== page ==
By introduction, I am Dave Crippen, MD, Professor of Critical Care Medicine and Neurological Surgery at the UPMC Medical Center in Pittsburgh. Some of you may know me. I’m the moderator for 18 years duration of CCM-L, the International Critical Care Internet Group (~1000 members). If you ask almost anyone in the in critical care medicine global village, they probably know me, or know of me.
I have followed the saga of Mike Darwin beginning back in the day of Usenet where Mike maintained a cryonics list. I came upon this list while “surfing the ‘net” and found his editorials interesting. I wrote him an idle question and he wrote back, initiating a sixteen-year roller coaster friendship.
Now in 2012, I hope to make some observations from one who knows him intimately (not too intimately).
18 or so years ago, none of us could have predicted where the miracle of the Internet would take us. Would any of you have believed ago that many global health care providers would have embraced a hard-core cryonicist as an authoritative voice in medicine? By “embraced”, I mean they all hang on his every word. Back in about 2000 they all took up a collection to purchase him a new computer to keep him on-line. Small denomination money came in from all over the world.
Because of that miracle, Mike has most assuredly entered the arena of “legitimate” medicine more than any of you can imagine. Certainly more than anyone in the self-limiting field of cryonics. His writings enjoy wide readership among working physicians and health care providers. He has contributed to several articles in a world-class clinical journal “Critical Care” with a journal “impact rating” (lots of clinicians read it) near the top three Critical Care journals in the world.
But it wasn’t an easy task. As most of you know, Mike is a very unusual person on almost every level. I’ve known him for a very long time and I’ve seen the patterns emerge and descend in his life and I think I know him better than most, if for no other reason than he doesn’t keep friends long. Like many of the rest of us, Mike has very potent talents combined with demons that keep those talents from wide expression.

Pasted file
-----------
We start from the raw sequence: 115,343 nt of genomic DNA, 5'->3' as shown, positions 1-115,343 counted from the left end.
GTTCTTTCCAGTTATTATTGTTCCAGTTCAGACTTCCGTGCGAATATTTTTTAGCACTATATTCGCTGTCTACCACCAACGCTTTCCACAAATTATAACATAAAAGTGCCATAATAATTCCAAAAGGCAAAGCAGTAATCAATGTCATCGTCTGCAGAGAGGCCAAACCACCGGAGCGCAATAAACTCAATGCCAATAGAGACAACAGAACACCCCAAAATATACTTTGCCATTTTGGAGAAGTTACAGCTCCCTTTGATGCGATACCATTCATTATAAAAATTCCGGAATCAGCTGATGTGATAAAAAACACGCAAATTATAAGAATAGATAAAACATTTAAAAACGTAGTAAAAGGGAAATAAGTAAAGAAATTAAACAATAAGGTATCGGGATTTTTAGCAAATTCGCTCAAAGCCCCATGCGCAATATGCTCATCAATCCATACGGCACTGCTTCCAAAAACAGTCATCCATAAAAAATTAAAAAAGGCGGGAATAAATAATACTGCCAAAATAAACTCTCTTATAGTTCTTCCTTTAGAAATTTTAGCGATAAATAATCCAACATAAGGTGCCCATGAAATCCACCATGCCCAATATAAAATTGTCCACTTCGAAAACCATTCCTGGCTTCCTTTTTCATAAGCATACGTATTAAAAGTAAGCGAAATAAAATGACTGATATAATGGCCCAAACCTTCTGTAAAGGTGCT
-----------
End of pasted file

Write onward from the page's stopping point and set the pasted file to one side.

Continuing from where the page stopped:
Mike’s passion is what most physicians consider the pseudoscience of Cryonics, and he lives for little else. It is his passion and his obsession. At some point years ago, he reached a point in his life where his demons fully expressed themselves and he burned many bridges to those doing administrative and research Cryonics. To this day, those factions exclude him from those activities.
So for a few years around the turn of the century, he didn’t have lot to do with his time. Mike decided that he liked conversing with the members of CCM-L because it allowed him to pontificate about science and other things in life, and all always enjoyed his missives. As time progressed, he got more involved in Cryonics again, and slowly withdrew from CCM-L.
As a practical matter, his baseline default is to be culturally and socially isolated and he seems to be at home there. He works hard to maintain that isolation. He has an extensive history of effectively burning bridges over issues that could probably be resolved with even rudimentary diplomacy; an alien concept to him.
Over the years I have tried to understand why former friends and colleagues so relentlessly exclude him. Conversations with some of them wondering why his strengths cannot be mined as his (perceived) shortcomings managed. The universal answer is that his (perceived) shortcomings have the capability of being so malignant that they are either afraid of him or any potential benefit isn’t worth the effort.